On Wednesday we went to Bradford to see this documentary film, about the Chauvet caves in Southern France. The caves were discovered in 1994, and were hidden by a landslide; inside were discovered 32,000 year old rock art images. Bison, lions, bears, horses, all from the time when ice-sheets covered northern Europe, and there existed still, a landbridge between Britain, and the European continent.
The images are stunning. The animals are almost alive; you can almost see them breathing, hear them neighing/growling/galloping. The geology of the earth has altered so much, that calcification has blanketed some of the bear skulls, joining them to the rock of the cave floor. Many of the stalactites and stalagmites weren't there when the rock art was created!
Mind-boggling! One of the skulls of the cave bears is placed on a stone, looking out at the original entrance of the cave. The stone is almost an 'altar'. It was obviously deliberately positioned there.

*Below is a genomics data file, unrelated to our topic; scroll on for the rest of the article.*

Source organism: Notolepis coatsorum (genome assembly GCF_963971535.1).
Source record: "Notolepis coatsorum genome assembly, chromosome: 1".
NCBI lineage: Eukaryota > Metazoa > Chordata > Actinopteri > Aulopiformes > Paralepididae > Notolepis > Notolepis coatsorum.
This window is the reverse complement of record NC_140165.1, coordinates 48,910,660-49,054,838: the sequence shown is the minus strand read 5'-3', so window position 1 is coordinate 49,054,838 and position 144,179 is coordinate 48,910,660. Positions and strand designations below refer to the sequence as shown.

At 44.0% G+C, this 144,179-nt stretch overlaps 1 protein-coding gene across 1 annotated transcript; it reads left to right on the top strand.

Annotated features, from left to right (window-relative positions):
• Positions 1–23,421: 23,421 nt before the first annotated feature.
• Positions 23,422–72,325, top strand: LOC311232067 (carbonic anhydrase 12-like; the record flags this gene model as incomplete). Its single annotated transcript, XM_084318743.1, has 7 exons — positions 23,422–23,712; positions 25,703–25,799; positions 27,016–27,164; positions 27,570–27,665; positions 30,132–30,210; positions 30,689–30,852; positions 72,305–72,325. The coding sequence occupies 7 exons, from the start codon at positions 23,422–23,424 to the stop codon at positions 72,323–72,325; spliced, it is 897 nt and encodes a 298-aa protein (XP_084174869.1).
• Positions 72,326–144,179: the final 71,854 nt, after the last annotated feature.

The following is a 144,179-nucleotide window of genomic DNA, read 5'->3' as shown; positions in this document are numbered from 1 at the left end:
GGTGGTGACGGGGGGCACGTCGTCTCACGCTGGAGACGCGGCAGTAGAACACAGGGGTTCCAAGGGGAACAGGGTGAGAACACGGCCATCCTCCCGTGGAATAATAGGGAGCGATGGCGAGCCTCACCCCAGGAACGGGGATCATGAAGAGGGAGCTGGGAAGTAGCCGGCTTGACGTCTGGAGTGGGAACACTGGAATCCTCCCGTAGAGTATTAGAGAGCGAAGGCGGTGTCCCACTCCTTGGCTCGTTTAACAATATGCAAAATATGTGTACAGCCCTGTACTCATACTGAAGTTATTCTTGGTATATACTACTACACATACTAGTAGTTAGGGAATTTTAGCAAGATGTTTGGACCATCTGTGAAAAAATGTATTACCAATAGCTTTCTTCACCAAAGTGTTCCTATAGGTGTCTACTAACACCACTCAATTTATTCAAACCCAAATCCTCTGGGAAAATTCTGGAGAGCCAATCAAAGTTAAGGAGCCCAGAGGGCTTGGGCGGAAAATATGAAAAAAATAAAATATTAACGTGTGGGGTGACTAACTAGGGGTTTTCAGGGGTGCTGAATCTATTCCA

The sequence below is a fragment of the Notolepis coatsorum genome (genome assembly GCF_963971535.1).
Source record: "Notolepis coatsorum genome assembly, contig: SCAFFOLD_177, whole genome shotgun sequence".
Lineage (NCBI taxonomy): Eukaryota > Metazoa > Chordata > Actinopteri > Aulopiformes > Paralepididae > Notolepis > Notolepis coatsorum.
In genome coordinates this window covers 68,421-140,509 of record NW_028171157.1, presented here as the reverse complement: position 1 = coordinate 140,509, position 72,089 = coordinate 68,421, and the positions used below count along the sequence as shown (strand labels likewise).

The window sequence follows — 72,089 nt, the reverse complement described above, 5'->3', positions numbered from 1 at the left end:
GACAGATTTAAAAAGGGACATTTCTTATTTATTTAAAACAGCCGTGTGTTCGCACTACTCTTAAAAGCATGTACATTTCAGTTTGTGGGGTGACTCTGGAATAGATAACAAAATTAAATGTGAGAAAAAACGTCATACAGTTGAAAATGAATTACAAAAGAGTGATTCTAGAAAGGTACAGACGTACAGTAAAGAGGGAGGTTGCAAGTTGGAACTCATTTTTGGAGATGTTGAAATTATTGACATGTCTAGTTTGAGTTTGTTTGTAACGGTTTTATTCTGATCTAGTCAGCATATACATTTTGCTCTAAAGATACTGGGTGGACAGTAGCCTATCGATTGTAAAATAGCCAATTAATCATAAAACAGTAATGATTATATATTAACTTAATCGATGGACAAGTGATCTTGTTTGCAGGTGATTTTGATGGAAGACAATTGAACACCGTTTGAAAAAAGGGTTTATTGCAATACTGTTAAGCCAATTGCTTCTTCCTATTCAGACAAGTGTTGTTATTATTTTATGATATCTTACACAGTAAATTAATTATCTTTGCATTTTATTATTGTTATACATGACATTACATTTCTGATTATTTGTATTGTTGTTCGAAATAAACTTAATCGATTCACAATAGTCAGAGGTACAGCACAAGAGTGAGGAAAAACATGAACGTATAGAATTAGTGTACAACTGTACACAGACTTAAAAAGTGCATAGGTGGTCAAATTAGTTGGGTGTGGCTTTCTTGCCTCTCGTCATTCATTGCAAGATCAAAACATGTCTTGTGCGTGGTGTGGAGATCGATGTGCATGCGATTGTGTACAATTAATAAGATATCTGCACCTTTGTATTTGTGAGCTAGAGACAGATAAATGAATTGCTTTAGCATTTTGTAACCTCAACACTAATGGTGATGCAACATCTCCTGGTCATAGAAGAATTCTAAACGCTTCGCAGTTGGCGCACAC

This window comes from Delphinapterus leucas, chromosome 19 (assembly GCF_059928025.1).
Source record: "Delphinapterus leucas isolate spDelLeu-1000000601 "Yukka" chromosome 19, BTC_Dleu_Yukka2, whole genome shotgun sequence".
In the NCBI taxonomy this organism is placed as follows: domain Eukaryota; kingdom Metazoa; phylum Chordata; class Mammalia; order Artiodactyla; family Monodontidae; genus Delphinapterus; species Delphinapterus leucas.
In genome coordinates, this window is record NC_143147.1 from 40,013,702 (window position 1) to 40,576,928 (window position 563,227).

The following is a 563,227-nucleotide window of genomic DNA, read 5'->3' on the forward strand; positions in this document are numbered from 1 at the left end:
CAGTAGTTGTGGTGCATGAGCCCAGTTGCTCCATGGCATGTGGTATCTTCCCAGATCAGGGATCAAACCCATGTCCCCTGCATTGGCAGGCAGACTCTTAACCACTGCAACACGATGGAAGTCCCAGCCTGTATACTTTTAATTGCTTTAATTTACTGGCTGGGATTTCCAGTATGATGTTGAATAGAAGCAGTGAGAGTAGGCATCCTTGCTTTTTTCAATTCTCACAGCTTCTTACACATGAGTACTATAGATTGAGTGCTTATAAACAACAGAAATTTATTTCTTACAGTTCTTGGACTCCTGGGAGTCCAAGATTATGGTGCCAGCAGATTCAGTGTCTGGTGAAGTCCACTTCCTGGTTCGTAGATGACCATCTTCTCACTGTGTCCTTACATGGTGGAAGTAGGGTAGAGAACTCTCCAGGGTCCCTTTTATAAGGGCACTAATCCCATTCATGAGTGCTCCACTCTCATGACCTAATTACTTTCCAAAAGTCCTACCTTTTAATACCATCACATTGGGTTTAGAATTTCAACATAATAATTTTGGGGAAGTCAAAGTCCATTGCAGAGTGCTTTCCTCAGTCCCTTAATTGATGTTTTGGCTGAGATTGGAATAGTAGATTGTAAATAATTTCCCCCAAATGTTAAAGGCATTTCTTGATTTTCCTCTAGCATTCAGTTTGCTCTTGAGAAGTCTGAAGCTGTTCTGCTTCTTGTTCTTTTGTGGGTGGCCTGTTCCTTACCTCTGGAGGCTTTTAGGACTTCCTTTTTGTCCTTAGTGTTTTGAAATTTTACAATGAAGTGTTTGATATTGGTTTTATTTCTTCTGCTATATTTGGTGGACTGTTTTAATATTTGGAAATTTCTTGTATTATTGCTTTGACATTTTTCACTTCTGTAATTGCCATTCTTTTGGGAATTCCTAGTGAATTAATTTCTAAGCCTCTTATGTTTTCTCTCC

In the course of the filming the crew, and some of the scientists admitted that they had felt that the people who'd made the art, were watching them, whilst they were working in the caves.
Jon and I left the cinema in silence. I was just awed, in the true sense of the word. Jon said 'It puts all this in perspective, doesn't it?' as we took in the Bradford cityscape, and got into the car, to drive home.
The archaeologist had said that we could learn from other tribal societies how to look at rock art differently. He recounted how an ethnographer had visited Australia, with an Aboriginal guide, and they had visited a rock shelter where rock art was painted. The rock art hadn't been re-painted for a while, and the Aborigine began to paint. The ethnographer asked why he was repainting it; the Aborigine replied 'I'm not repainting it; the spirits are'.